It is vital to assist patients with this disease with establishing connections with peers and coping with high stress. Without extensive treatment, children with JA are unable to participate in many activities that are regular for their age. Functional disabilities in the early years often lead to mental health issues which will get worse if left unmanaged (Lundberg & Eriksson, 2017). Rashid et al. (2017) argue that adolescents with JA experience more mental stress from an inability to conform to “peer-group expectations, increasing independence, and burgeoning identity” (p. 440). There is a distinct lack of social inclusion for people with severe cases of JA, which adds its toll to other issues stemming from this disease. Parents and pediatricians may recommend discussing these issues with a psychologist.

Without stable support, children may become withdrawn from society and refuse further attempts of communication with healthy peers. It might become difficult for a child to speak about their health issues due to the social stigma regarding their limitations and experiences related to JA (Fair et al., 2019). In such cases, the stigma from JA must be thoroughly discussed with a professional to establish what appropriate measures, such as school transfer, must be taken. This notion can make the treatment process more complicated and less appropriate, as some symptoms may remain unreported. It is up to parents to ensure that there are no gaps in communication with their children, although it might be troublesome in some cases.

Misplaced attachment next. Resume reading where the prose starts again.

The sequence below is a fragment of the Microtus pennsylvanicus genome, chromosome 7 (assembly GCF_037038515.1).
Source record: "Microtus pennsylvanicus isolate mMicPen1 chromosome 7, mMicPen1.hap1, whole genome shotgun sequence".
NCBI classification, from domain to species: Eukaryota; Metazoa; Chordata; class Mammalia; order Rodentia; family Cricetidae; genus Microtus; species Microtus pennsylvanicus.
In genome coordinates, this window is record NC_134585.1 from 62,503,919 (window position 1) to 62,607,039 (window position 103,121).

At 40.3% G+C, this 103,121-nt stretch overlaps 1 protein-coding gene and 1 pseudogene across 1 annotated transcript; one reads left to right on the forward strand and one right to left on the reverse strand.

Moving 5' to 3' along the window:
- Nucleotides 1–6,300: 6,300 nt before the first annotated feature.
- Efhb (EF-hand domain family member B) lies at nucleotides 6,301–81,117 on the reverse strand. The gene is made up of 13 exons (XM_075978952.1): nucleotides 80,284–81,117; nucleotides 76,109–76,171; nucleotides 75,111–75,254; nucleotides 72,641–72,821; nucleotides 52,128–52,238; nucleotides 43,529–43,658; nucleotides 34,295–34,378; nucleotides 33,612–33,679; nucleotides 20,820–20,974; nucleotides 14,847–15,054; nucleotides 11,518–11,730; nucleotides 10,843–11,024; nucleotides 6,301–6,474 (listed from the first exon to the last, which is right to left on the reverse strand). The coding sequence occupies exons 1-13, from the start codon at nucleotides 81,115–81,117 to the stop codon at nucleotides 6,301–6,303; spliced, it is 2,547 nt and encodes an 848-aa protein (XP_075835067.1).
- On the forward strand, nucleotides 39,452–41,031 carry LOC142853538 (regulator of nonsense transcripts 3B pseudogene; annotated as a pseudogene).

Treatments and Their Side Effects

There are several medications, treatment plans, and procedures that may help youth with overcoming this disease. JA cannot be cured, yet its symptoms can be eliminated entirely (“Juvenile arthritis (JA),” n.d.). While there are surgical operations that may improve a patient’s condition, they are necessary only in the most severe cases (“Juvenile arthritis,” 2018). Corticosteroids also help with the reduction of JA symptoms by inhibiting the attacks of an autoimmune system on otherwise healthy tissues (“Juvenile arthritis,” 2018). However, they pose an additional threat to a child’s health due to a weakened immune system. Other treatments may cause nausea, dizziness, and vomit, making it necessary for parents to keep a child close (“Juvenile arthritis,” 2018). Any form of treatment will limit a patient’s ability to uphold a regular schedule, yet it is crucial to convince them to accept such a regime temporarily with a promise of future relief.